Might Sparrow
Sparrowmania! Wit, Wisdom and Soul from the King of Calypso 1962–1974

While his name might never be quite as well known to a mass audience and he never achieved the same amount of crossover success, Mighty Sparrow is arguably as towering and influential a figure in Caribbean music history as the mighty Bob Marley himself. While Marley helped bring reggae to its largest audience ever in the 1970s, and in the process helped fashion the concept of a “world music” movement as a force for liberation, the Trinidadian Sparrow (born Slinger Franciso in 1935 in Grenada) was helping to spread the calypso gospel internationally as early as the 1950s. Likewise, he could be as outspoken, political (in fact, he recorded a pro-Obama song, “Barrack the Magnificent,” during the 2008 campaign), and individualistic as Marley. Strut’s two-disc Sparrowmania! Wit, Wisdom and Soul from the King of Calypso 1962–1974 collects 28 tracks culled from one of the artist’s most fertile periods.

Though popular across the Caribbean, calypso is native to the island of Trinidad; the bright, buoyant, highly rhythmic Afro-Caribbean style has its musical origins in the slave culture of the island and has been performed since the early 20th century. Mighty Sparrow, influenced by American jazz of the 1930s and ’40s and calypso stars such as Lord Kitchener and Lord Invader (who wrote the international hit “Rum & Coca-Cola”), emerged as a force in the scene in the mid-50s with his 1956 mega-hit, “Jean and Dinah,” a song celebrating the departure of American GI’s from his homeland. This success prompted Sparrow to try his luck in the United States, where Calypso had been popular since at least World War II, with everyone from the Andrew Sisters and Robert Mitchum to Harry Belafonte (who’s 1956 Calypso! was a million seller) giving it a go. Sparrow didn’t hit pay dirt in America exactly, but his journey there marked a grand first step in spreading his own irreverent take on the sound around the world.

By the 1960s, however, Sparrow had, like Lord Kitchener before him, found some success in England and continued to churn out hits hugely popular there and at home. It was in the ensuing years—those covered by this set—that the Mighty Sparrow would solidify his name as the “Calypso King of the World.” A distinctive singer, Sparrow possesses a voice that can swoop around a fluttering melodic line one minute and descend to a dirty yet inviting growl the next. He is perhaps best known for using that voice to display a remarkable lyrical dexterity. It can be easy to miss, at first, with Sparrow’s big band wailing away behind their fearless leader, creating some of the most infectious, eminently danceable, and indelibly hummable music ever created.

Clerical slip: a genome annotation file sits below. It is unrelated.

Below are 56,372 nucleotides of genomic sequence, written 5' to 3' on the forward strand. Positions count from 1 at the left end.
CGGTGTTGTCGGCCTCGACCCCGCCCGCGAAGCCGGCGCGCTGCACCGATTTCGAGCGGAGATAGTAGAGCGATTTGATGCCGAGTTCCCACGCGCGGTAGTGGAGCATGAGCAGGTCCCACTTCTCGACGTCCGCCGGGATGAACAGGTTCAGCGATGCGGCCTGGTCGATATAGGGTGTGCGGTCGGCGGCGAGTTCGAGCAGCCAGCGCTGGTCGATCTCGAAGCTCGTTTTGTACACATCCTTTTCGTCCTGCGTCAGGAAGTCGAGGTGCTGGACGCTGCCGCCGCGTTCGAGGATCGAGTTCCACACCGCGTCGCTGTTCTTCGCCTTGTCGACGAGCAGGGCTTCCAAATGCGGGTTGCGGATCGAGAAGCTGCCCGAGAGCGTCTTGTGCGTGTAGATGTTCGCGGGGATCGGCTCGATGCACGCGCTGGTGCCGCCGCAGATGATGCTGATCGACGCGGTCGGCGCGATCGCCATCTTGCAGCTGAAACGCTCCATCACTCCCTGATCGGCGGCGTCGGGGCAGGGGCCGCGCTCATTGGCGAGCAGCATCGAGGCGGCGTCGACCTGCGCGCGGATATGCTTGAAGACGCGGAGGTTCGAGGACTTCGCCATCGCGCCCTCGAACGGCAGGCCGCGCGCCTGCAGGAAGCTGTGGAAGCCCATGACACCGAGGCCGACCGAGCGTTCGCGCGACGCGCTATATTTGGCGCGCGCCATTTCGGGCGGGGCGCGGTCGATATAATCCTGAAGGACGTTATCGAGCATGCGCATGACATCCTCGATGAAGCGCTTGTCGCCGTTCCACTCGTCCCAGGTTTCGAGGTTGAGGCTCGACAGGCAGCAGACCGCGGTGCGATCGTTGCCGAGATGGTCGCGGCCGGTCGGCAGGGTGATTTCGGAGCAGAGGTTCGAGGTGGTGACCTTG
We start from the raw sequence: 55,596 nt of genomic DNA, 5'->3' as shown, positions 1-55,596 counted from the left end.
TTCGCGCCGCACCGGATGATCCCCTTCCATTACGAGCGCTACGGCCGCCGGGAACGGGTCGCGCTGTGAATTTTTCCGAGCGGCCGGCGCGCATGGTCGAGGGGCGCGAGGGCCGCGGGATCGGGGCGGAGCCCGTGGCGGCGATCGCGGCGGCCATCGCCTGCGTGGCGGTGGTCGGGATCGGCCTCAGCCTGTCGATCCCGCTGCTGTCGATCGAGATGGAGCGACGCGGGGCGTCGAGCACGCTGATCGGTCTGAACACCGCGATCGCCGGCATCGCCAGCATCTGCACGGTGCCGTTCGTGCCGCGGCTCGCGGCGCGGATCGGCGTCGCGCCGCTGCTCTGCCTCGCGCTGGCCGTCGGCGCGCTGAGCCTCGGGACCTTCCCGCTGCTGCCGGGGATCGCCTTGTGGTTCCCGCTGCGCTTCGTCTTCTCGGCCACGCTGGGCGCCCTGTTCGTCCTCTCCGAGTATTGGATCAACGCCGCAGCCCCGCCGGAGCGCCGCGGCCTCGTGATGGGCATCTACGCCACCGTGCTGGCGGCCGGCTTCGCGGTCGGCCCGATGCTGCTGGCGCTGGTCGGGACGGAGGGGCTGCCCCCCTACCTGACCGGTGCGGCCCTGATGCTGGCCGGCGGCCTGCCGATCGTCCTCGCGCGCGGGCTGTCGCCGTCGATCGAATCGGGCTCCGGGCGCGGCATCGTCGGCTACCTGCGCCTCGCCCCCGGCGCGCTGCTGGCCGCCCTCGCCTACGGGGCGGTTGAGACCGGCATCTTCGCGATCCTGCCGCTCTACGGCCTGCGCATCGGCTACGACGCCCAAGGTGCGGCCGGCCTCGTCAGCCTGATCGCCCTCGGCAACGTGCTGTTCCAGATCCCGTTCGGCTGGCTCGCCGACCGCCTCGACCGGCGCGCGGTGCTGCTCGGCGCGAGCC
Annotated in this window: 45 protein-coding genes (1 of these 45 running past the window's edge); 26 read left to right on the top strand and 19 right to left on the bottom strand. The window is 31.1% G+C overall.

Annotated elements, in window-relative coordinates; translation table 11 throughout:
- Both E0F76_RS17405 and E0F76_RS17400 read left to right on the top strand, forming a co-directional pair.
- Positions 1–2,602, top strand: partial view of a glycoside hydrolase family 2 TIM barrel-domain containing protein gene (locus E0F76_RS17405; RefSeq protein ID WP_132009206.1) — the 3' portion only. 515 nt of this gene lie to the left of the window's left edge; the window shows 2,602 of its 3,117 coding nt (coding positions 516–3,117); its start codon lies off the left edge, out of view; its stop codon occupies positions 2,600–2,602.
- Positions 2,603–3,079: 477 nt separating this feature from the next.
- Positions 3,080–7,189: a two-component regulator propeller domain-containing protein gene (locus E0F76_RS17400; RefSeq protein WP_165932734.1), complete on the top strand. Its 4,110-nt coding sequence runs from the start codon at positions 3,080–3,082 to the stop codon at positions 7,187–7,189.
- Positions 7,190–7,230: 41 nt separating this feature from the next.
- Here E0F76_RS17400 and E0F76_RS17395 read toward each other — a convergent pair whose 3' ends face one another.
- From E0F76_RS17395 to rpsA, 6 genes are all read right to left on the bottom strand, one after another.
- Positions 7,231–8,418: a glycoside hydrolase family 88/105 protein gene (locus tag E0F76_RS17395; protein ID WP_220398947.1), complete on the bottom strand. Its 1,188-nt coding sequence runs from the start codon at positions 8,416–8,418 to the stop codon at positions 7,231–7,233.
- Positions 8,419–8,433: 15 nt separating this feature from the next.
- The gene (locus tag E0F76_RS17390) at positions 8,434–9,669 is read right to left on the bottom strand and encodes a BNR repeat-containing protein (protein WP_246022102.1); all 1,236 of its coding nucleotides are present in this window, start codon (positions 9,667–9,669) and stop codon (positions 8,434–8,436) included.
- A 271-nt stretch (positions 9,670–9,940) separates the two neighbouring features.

A fun-loving, hyperactive, at times provocative storyteller with a penchant for wordplay, Sparrow shares a similar sense of humor with the most ribald bump-and-grind R&B singers of the 1950s and early ’60s. “Congo Man,” for example, is one of the singer’s most controversial songs, but not for the best of reasons. An over-the-top tale of two white women lost in the dark depths of the jungle, the song is so un-PC in its hyperbolic racial and sexual stereotyping, it’s hard to tell who exactly should be offended. That said, it is indeed one of a kind. While not all of the songs here push the boundaries of taste in quite the same way, they all represent Sparrow’s singularity as a songwriter. “The Slave,” to offer a contrast to “Congo Man,” presents a scathing, plainspoken story of a slave brought to the West Indies and offers just a taste of the singer’s willingness to get political. While the genre hybrid “Calypso Boogaloo” presents a droll tale of cross-cultural pollination in which Sparrow travels to New York City and learns of the then burgeoning Nuyorican sound from, ironically, “a big fat mamma from Mississippi.”

Sparrowmania, though a bit unwieldy at times, offers a very nice starting point for newcomers to the Mighty One’s exceptionally deep catalog. Experts will no doubt quibble with the song selection, and the sound quality might leave audiophiles wanting, but if the goal of the set is to offer a broad overview of an iconoclastic artist reaching the height of his powers, then Sparrowmania succeeds. It should also be mentioned that David Katz’s exhaustive liner notes are an indispensable resource for newcomers, augmenting Sparrow’s story with insight and giving it its proper historical, cultural and musical context.
Nate Knaebel